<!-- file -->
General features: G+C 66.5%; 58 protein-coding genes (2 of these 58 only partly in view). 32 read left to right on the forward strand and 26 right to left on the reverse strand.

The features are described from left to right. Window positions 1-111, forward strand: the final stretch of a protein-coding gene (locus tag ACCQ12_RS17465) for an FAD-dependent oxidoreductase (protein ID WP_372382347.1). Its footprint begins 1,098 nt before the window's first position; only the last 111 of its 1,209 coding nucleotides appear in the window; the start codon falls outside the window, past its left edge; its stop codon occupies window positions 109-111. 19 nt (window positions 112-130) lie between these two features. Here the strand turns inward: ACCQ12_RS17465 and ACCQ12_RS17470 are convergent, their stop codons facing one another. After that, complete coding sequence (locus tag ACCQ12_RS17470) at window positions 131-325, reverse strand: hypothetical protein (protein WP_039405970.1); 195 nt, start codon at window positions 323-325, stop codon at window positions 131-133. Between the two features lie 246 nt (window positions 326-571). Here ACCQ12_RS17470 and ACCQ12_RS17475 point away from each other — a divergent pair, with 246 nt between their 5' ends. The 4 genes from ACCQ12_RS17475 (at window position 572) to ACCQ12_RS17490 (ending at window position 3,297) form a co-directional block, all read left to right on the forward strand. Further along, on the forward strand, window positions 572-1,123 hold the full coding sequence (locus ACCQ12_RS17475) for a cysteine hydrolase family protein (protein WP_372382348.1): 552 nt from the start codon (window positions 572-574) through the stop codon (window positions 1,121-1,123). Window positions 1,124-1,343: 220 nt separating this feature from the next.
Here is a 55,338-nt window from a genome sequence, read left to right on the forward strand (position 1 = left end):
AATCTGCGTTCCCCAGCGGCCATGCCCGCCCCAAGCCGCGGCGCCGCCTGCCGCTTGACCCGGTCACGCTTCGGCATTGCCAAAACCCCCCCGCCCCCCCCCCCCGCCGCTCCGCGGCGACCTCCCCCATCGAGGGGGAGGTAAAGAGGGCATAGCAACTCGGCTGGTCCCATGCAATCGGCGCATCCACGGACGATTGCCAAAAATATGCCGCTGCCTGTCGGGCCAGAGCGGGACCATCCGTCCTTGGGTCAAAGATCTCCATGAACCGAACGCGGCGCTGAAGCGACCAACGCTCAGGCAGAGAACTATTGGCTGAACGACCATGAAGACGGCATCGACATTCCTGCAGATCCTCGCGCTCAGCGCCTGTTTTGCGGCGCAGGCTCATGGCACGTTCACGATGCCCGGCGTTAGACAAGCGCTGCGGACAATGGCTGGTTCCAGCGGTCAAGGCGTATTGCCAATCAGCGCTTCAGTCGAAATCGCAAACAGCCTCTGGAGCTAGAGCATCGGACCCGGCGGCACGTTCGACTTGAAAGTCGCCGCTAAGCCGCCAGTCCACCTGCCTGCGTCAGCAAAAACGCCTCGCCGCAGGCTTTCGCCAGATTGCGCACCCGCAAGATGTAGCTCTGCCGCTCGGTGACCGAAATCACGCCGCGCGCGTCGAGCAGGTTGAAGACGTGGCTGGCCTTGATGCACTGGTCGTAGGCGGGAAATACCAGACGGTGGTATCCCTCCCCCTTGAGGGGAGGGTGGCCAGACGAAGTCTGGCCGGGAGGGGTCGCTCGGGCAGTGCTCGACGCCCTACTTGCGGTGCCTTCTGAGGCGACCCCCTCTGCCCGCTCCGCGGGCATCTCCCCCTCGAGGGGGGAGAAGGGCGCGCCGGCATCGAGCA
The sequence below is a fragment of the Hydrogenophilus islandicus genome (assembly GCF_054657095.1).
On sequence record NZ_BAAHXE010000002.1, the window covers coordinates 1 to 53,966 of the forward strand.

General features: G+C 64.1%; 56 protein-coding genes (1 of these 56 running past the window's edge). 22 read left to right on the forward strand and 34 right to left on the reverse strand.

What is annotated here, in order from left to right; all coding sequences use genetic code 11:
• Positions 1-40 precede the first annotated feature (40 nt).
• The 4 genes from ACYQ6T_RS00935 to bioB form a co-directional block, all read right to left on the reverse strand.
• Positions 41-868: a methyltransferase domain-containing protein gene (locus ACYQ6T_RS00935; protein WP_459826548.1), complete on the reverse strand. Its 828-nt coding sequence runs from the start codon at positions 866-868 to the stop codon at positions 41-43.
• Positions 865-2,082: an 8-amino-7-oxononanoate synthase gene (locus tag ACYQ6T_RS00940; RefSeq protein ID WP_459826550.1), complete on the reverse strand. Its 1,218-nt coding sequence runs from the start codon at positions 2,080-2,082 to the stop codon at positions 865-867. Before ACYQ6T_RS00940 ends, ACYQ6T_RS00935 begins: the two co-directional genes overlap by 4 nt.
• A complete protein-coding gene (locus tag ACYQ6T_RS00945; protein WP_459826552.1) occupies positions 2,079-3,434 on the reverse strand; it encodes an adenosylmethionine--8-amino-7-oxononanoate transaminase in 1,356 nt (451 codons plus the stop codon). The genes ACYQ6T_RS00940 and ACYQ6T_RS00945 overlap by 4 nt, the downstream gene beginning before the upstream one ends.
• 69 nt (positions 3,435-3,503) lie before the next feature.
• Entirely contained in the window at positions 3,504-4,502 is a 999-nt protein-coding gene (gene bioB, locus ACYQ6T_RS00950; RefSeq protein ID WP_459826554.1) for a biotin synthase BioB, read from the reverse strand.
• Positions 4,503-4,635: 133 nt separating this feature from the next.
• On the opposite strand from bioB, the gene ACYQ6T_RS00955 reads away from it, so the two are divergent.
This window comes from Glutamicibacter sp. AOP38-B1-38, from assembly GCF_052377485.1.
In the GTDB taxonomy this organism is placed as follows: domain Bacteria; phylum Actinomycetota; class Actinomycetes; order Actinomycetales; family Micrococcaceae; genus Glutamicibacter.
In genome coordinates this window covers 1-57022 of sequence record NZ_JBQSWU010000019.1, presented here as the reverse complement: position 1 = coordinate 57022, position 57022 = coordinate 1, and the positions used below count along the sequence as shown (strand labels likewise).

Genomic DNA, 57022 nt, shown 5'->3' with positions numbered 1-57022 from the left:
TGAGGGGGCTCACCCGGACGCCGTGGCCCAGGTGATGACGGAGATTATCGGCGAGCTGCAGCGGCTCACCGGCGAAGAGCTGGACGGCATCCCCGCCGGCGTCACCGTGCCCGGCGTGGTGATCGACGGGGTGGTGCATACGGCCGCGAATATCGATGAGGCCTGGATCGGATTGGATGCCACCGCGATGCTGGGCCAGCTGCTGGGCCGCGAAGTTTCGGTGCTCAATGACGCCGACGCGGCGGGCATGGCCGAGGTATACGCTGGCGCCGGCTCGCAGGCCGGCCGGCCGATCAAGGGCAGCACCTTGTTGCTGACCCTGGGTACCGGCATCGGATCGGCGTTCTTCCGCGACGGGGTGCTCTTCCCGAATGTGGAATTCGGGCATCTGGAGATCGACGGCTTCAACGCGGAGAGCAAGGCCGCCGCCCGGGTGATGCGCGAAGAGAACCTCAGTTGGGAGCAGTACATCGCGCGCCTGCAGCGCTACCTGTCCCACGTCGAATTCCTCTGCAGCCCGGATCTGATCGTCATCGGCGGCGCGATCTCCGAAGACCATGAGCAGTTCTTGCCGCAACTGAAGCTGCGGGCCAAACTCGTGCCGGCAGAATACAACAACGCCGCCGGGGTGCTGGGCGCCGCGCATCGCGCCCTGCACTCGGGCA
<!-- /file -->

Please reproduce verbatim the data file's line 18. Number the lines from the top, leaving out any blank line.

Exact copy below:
This window comes from Glutamicibacter sp. AOP38-B1-38, from assembly GCF_052377485.1.